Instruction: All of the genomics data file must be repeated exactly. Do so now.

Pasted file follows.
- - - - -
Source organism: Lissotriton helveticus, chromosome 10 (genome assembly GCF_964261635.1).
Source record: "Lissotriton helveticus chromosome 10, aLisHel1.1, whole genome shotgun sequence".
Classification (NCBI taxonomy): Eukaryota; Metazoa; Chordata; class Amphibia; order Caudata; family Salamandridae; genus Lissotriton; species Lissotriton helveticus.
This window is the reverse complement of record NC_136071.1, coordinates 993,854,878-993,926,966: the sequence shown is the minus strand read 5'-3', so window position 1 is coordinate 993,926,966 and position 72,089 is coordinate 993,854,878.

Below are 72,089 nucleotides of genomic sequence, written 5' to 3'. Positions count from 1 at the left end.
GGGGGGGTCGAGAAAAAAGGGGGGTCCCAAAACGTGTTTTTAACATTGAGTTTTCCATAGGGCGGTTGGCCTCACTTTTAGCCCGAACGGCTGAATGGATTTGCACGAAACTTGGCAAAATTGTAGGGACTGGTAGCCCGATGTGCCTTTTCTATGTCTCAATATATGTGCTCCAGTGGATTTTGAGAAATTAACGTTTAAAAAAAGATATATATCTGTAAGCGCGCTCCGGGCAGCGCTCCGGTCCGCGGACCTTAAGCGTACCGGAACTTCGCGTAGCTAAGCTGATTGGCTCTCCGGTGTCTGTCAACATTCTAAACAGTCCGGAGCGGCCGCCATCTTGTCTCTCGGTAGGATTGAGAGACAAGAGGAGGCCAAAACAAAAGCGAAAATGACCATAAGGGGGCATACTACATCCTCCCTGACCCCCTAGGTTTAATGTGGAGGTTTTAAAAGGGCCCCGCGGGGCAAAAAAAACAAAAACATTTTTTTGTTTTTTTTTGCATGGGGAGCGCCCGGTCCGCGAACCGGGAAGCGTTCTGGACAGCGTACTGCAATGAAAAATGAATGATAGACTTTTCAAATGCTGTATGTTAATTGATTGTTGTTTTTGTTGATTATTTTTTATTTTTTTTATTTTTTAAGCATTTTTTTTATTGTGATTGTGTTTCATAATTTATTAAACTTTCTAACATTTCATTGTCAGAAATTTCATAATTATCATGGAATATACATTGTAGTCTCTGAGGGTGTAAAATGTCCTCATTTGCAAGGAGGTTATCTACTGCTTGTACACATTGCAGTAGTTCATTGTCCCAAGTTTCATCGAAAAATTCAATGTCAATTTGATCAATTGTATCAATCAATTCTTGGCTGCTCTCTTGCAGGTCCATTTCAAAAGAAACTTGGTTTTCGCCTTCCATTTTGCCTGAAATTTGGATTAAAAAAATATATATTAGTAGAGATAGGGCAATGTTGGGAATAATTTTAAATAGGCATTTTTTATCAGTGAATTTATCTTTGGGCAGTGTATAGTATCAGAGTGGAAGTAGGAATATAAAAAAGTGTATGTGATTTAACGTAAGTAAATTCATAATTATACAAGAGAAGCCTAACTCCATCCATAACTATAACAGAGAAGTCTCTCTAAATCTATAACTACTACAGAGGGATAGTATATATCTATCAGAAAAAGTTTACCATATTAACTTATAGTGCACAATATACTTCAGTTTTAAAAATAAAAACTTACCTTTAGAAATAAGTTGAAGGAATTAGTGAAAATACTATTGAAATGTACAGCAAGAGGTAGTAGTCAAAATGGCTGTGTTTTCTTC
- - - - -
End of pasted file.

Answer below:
Source organism: Lissotriton helveticus, chromosome 10 (genome assembly GCF_964261635.1).
Source record: "Lissotriton helveticus chromosome 10, aLisHel1.1, whole genome shotgun sequence".
Classification (NCBI taxonomy): Eukaryota; Metazoa; Chordata; class Amphibia; order Caudata; family Salamandridae; genus Lissotriton; species Lissotriton helveticus.
This window is the reverse complement of record NC_136071.1, coordinates 993,854,878-993,926,966: the sequence shown is the minus strand read 5'-3', so window position 1 is coordinate 993,926,966 and position 72,089 is coordinate 993,854,878.

Below are 72,089 nucleotides of genomic sequence, written 5' to 3'. Positions count from 1 at the left end.
GGGGGGGTCGAGAAAAAAGGGGGGTCCCAAAACGTGTTTTTAACATTGAGTTTTCCATAGGGCGGTTGGCCTCACTTTTAGCCCGAACGGCTGAATGGATTTGCACGAAACTTGGCAAAATTGTAGGGACTGGTAGCCCGATGTGCCTTTTCTATGTCTCAATATATGTGCTCCAGTGGATTTTGAGAAATTAACGTTTAAAAAAAGATATATATCTGTAAGCGCGCTCCGGGCAGCGCTCCGGTCCGCGGACCTTAAGCGTACCGGAACTTCGCGTAGCTAAGCTGATTGGCTCTCCGGTGTCTGTCAACATTCTAAACAGTCCGGAGCGGCCGCCATCTTGTCTCTCGGTAGGATTGAGAGACAAGAGGAGGCCAAAACAAAAGCGAAAATGACCATAAGGGGGCATACTACATCCTCCCTGACCCCCTAGGTTTAATGTGGAGGTTTTAAAAGGGCCCCGCGGGGCAAAAAAAACAAAAACATTTTTTTGTTTTTTTTTGCATGGGGAGCGCCCGGTCCGCGAACCGGGAAGCGTTCTGGACAGCGTACTGCAATGAAAAATGAATGATAGACTTTTCAAATGCTGTATGTTAATTGATTGTTGTTTTTGTTGATTATTTTTTATTTTTTTTATTTTTTAAGCATTTTTTTTATTGTGATTGTGTTTCATAATTTATTAAACTTTCTAACATTTCATTGTCAGAAATTTCATAATTATCATGGAATATACATTGTAGTCTCTGAGGGTGTAAAATGTCCTCATTTGCAAGGAGGTTATCTACTGCTTGTACACATTGCAGTAGTTCATTGTCCCAAGTTTCATCGAAAAATTCAATGTCAATTTGATCAATTGTATCAATCAATTCTTGGCTGCTCTCTTGCAGGTCCATTTCAAAAGAAACTTGGTTTTCGCCTTCCATTTTGCCTGAAATTTGGATTAAAAAAATATATATTAGTAGAGATAGGGCAATGTTGGGAATAATTTTAAATAGGCATTTTTTATCAGTGAATTTATCTTTGGGCAGTGTATAGTATCAGAGTGGAAGTAGGAATATAAAAAAGTGTATGTGATTTAACGTAAGTAAATTCATAATTATACAAGAGAAGCCTAACTCCATCCATAACTATAACAGAGAAGTCTCTCTAAATCTATAACTACTACAGAGGGATAGTATATATCTATCAGAAAAAGTTTACCATATTAACTTATAGTGCACAATATACTTCAGTTTTAAAAATAAAAACTTACCTTTAGAAATAAGTTGAAGGAATTAGTGAAAATACTATTGAAATGTACAGCAAGAGGTAGTAGTCAAAATGGCTGTGTTTTCTTC